Manchester University Academic Catalog 2018-2019

Communication Studies

Chair Judd A. Case, Michelle Calka, Mary P. Lahman, Timothy P. McKenna-Buchanan, Gabriela Morales

The Department of Communication Studies combines traditional academic work with hands-on, experiential, and problem-based learning to prepare students to succeed professionally and personally. Students are immersed in the classic modes of communication—interpersonal, small group, public and mediated—and have the opportunity to specialize in digital media, public relations and health communication. 

Baccalaureate Degrees

Major in communication studies; 39 hours: COMM 130, 230, 256, 324, 360, 370, 477 or 499; 18 hours of electives chosen in consultation with advisor and approved by department chair.

Major in digital media: 39 hours: COMM 130, 230, 232, 240, 256, 324, 360, 370, 477 or 499; 12 hours of electives from ART 221, ART 261, CPTR 117, COMM 234, 235, 314, 336, and 432.

Major in public relations; 39 hours: COMM 130, 230, 256, 260, 314, 324, 335, 360, 370, 477 or 499; 9 hours of electives from BUS 234*, COMM 221, 234, 240, 334, 341.

Major in health communication; 42 hours: COMM 130, 220, 230, 233, 241, 256, 324, 327, 360, 370, 477 or 499; three of the following: COMM 210, 335, 344; ECON 240; ESAT 343; SOWK 350.

Minor in communication studies; 21 hours: COMM 130, 256, 324, 360; nine hours of electives selected in consultation with advisor and with approval of the department.

Minor in digital media; 24 hours: COMM 130, 230, 232, 240, 360; 9 hours of electives from ART 221, ART 261, CPTR 117, COMM 234, 235, 336, and 432.

Minor in health communication; 21 hours: COMM 220, 233, 256, 327, 360; one of the following: COMM 241, 344, 370; ECON 240, SOWK 360.

Minor in public relations; 21 hours: COMM 256, 260, 324, 335, 360; 6 hours of electives from BUS 234*, COMM 130, 221, 234, 314, 338, 341.

Communication studies, digital media, health communication and public relations majors must successfully complete COMM 477 Senior Internship or COMM 499 Senior Research Project to meet the senior comprehensive evaluation requirement prior to graduation. Details are available from the department chair.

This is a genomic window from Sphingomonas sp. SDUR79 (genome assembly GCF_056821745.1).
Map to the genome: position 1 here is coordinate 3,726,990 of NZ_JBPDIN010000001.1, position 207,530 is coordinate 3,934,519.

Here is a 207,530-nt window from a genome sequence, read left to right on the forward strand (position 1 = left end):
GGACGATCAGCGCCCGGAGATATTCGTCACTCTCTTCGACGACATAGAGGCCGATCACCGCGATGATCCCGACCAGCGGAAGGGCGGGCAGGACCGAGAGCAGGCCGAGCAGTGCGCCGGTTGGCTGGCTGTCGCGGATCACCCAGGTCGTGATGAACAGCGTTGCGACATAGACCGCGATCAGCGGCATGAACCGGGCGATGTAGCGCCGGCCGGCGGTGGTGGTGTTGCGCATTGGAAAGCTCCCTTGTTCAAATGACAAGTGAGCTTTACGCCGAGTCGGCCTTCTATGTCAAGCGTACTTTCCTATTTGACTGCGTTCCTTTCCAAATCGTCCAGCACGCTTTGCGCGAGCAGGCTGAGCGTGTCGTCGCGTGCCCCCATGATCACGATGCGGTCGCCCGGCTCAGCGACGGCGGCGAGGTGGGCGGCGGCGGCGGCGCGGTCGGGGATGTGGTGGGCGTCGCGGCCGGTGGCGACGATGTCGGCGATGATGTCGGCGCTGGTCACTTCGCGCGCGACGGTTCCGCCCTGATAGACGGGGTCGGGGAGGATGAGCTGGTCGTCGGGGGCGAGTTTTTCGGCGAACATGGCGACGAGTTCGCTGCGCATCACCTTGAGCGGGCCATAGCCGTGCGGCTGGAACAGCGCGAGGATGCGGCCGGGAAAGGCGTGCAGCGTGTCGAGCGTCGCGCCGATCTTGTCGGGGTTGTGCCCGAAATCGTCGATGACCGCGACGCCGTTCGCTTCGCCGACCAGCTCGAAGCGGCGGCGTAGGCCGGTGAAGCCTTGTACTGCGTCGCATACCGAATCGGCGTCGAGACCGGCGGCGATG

Beginning in 2018-19 academic year, students will also be able to major or minor in health communication.

*Students majoring or minoring in public relations are not required to take the prerequisite for BUS 234.

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Courses COMM

110 FOUNDATIONS OF HUMAN COMMUNICATION - 3 hours
Examines a broad variety of communication contexts focusing both on the theoretical foundations and the development of communication skills. The course covers the definition and models of communication, including basic concepts such as the speaker, the listener and the message. The course also addresses mediating variables that affect communication across contexts, such as gender and culture. Finally, the course demonstrates how to communicate effectively in various settings, including interpersonal, group, public and mediated communication. C-1O. Fall. Spring.

130 MEDIA LITERACY - 3 hours
Media analysis, interpretation and creation. Topics include media literacy, effects, audiences, economics, history, narrative structures and forms. Projects are designed to increase students’ media literacy and introduce media production tools. Fall.

210 INTERPERSONAL COMMUNICATION - 3 hours
A study of the factors involved in sending and receiving messages in interpersonal relationships. The student is encouraged to develop increased awareness of the effect one’s communicating has on others and on the self. Both theoretical and applied aspects are stressed.

212 SMALL GROUP COMMUNICATION - 3 hours
An introduction to small group communication theory and practice. Lectures and assignments will provide the opportunity to examine the impact of the following on communication in a small group setting: group roles, leadership, group interaction patterns and group formation and development. C-3RC.

220 INTRODUCTION TO HEALTH COMMUNICATION - 3 hours